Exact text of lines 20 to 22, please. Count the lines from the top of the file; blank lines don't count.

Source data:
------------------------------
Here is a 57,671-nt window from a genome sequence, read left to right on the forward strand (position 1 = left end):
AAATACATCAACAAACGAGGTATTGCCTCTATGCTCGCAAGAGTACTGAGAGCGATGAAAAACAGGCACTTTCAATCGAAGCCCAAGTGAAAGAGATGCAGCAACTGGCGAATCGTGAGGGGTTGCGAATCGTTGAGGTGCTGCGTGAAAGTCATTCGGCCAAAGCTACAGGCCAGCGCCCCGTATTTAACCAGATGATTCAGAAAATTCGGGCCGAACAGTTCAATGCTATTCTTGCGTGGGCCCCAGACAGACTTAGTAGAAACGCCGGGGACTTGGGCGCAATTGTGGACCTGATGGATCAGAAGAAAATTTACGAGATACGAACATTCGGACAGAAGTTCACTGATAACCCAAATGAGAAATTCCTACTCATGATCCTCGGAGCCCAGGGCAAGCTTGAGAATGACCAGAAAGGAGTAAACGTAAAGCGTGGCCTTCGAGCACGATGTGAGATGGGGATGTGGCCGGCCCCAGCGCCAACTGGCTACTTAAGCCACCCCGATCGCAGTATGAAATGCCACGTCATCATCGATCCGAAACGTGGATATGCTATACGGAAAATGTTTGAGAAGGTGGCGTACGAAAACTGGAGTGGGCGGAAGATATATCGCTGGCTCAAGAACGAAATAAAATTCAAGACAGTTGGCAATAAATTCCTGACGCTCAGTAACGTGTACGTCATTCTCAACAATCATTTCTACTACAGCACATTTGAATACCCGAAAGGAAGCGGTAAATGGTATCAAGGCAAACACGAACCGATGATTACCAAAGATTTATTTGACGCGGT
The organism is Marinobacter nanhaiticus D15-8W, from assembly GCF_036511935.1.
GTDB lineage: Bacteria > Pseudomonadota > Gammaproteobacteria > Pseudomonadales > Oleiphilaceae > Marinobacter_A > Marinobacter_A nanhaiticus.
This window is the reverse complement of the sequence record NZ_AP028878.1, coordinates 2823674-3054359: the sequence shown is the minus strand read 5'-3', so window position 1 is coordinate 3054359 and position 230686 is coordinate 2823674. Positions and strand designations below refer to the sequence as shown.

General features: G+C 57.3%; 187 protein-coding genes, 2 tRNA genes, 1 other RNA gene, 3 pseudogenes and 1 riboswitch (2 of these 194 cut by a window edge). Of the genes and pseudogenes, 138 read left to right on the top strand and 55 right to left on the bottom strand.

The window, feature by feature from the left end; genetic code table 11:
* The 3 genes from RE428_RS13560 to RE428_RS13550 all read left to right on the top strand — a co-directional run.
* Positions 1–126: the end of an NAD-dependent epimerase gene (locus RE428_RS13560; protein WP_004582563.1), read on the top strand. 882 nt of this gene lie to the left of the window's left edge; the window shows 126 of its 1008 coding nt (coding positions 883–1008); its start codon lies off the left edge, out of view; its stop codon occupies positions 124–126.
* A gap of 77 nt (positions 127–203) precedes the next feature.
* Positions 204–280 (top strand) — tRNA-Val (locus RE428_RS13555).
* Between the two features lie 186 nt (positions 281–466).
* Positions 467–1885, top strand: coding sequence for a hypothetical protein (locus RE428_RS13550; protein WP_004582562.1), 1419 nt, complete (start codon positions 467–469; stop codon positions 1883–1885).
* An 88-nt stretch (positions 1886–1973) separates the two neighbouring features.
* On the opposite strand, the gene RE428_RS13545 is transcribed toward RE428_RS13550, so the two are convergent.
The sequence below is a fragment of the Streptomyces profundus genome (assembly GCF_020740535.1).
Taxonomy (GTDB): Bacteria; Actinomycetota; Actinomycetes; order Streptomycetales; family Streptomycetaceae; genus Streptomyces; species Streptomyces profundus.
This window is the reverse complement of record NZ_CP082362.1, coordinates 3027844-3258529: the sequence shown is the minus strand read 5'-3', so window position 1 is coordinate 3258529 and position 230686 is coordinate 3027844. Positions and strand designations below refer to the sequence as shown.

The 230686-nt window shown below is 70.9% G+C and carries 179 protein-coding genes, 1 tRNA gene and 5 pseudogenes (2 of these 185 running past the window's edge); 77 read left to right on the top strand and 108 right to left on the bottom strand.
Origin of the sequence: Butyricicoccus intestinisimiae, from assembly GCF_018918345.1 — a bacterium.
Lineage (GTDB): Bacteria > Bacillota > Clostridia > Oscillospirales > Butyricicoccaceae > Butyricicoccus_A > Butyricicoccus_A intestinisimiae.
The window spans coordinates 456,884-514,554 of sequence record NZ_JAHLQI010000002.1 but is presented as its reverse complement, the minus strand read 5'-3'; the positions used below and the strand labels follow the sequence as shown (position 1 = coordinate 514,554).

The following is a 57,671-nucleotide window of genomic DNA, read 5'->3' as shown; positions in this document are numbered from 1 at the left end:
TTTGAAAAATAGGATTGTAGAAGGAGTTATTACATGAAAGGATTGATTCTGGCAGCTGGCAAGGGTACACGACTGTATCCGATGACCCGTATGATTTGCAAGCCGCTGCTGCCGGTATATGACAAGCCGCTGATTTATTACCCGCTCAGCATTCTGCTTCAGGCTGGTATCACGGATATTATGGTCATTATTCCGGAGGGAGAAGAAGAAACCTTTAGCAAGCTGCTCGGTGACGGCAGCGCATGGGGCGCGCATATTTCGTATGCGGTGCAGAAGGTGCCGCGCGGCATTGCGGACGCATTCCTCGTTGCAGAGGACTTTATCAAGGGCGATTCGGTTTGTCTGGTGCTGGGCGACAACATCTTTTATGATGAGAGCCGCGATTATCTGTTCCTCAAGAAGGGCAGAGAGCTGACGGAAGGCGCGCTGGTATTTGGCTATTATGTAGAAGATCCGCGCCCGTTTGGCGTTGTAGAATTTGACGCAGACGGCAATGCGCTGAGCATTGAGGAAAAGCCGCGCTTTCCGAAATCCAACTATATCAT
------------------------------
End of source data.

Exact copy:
Origin of the sequence: Butyricicoccus intestinisimiae, from assembly GCF_018918345.1 — a bacterium.
Lineage (GTDB): Bacteria > Bacillota > Clostridia > Oscillospirales > Butyricicoccaceae > Butyricicoccus_A > Butyricicoccus_A intestinisimiae.
The window spans coordinates 456,884-514,554 of sequence record NZ_JAHLQI010000002.1 but is presented as its reverse complement, the minus strand read 5'-3'; the positions used below and the strand labels follow the sequence as shown (position 1 = coordinate 514,554).